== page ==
It is legitimate to ask how it is possible that this can occur in democracies, where the public can theoretically call their leaders to account? The answer is simple - there exists a "human rights industry" made up of non-governmental organizations financed by corporations and lobbies, which distorts reality. Moreover, the corporate media disinforms, suppresses information about war crimes, and crimes against humanity and magnifies others. 

Cutting off financial sources

Xiang Li, a deputy director of the Center for Human Rights Research, Shandong University 

Today, I want to share the status quo and prospects of China's participation in international counter-terrorism cooperation in the financial field. Funds are the lifeline of terrorist activities and to take effective counter-terrorism cooperation in financial fields would help the international community closely monitor the funds of terrorist organizations and cut off their sources of money. This is an effective counter-terrorism method. 

The Financial Action Task Force (FATF) is the most influential international organization on international anti-money laundering and combating the financing of terrorism. It is also the main promoter for international cooperation on combating the financing of terrorism. 

On international cooperation, the FATF has five recommendations to be based on, including international instruments and mutual legal assistance.

After joining FAFT in 2007, China has offered five evaluation reports. It has also made lots of laws and regulations on counter-terrorism, finance and international cooperation and signed into many conventions. For example, China has added clauses on crimes of financing terrorism in its Criminal Law amendment and in April; the People's Bank of China released regulations on anti-money laundering and combating financing of terrorism.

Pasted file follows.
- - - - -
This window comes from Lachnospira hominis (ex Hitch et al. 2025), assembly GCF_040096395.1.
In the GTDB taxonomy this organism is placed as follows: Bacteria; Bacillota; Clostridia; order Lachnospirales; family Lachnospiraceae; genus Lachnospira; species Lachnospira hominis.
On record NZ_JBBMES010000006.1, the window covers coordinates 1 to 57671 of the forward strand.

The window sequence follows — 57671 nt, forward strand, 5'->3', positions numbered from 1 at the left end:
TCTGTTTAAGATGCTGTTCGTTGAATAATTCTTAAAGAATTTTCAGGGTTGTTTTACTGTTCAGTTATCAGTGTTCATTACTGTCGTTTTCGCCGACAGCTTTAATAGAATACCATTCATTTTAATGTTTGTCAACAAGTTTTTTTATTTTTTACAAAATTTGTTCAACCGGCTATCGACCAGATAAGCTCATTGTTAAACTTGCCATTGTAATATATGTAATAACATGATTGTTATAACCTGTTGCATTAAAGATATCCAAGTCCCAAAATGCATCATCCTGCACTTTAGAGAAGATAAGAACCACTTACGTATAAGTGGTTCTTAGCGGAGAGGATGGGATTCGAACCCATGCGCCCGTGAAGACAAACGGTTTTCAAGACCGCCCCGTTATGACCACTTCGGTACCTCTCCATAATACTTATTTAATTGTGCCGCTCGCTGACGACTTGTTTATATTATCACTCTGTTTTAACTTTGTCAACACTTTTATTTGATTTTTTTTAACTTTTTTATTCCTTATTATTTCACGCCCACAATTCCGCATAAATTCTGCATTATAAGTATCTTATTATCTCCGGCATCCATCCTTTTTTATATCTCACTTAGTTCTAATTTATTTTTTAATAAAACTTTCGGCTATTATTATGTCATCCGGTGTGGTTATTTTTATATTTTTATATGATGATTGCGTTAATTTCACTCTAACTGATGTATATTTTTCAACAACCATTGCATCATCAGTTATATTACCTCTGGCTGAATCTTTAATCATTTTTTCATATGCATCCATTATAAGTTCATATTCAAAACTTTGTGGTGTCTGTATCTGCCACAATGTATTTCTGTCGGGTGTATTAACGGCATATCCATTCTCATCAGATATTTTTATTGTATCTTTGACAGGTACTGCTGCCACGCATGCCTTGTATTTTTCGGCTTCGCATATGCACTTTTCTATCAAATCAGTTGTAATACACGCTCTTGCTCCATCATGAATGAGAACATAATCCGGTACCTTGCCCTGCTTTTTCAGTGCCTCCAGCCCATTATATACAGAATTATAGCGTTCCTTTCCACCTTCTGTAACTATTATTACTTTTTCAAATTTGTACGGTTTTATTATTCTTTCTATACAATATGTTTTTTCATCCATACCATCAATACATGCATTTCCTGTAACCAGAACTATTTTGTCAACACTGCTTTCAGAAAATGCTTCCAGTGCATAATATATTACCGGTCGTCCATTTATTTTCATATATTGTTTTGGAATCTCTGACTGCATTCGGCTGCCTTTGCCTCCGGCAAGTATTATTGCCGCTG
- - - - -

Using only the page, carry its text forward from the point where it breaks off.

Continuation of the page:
There are also some problems, including related laws and regulations are applied to a limited extent and China uses channels of international cooperation very rarely in relation to money laundering and terrorist financing investigations. 

Facing the aforesaid status quo, China should increase the exchange of information in money laundering and terrorist financing cases and the number of spontaneous disseminations and requests sent to foreign counterparts. Meanwhile, it should ensure that it can cooperate in a faster and more efficient manner. Procedures aimed at decreasing the time required to execute incoming and outgoing requests for international cooperation should be developed. 

China should also align its mutual legal assistance requests with geographic terrorist financing risks, and ensure that it can provide adequate and timely beneficial ownership information. 

Houses destroyed by ISIS in Mosul, Iraq. Photo:AFP

Houses destroyed by ISIS in Mosul, Iraq. Photo:AFP

Ni Chunle, a researcher from the Institute of Overall National Security Concept, Southwest University of Political Science and Law 

Extremism is intrinsically related to violent terrorism, and radicalization mainly includes two forms: Religious radicalization and individual radicalization.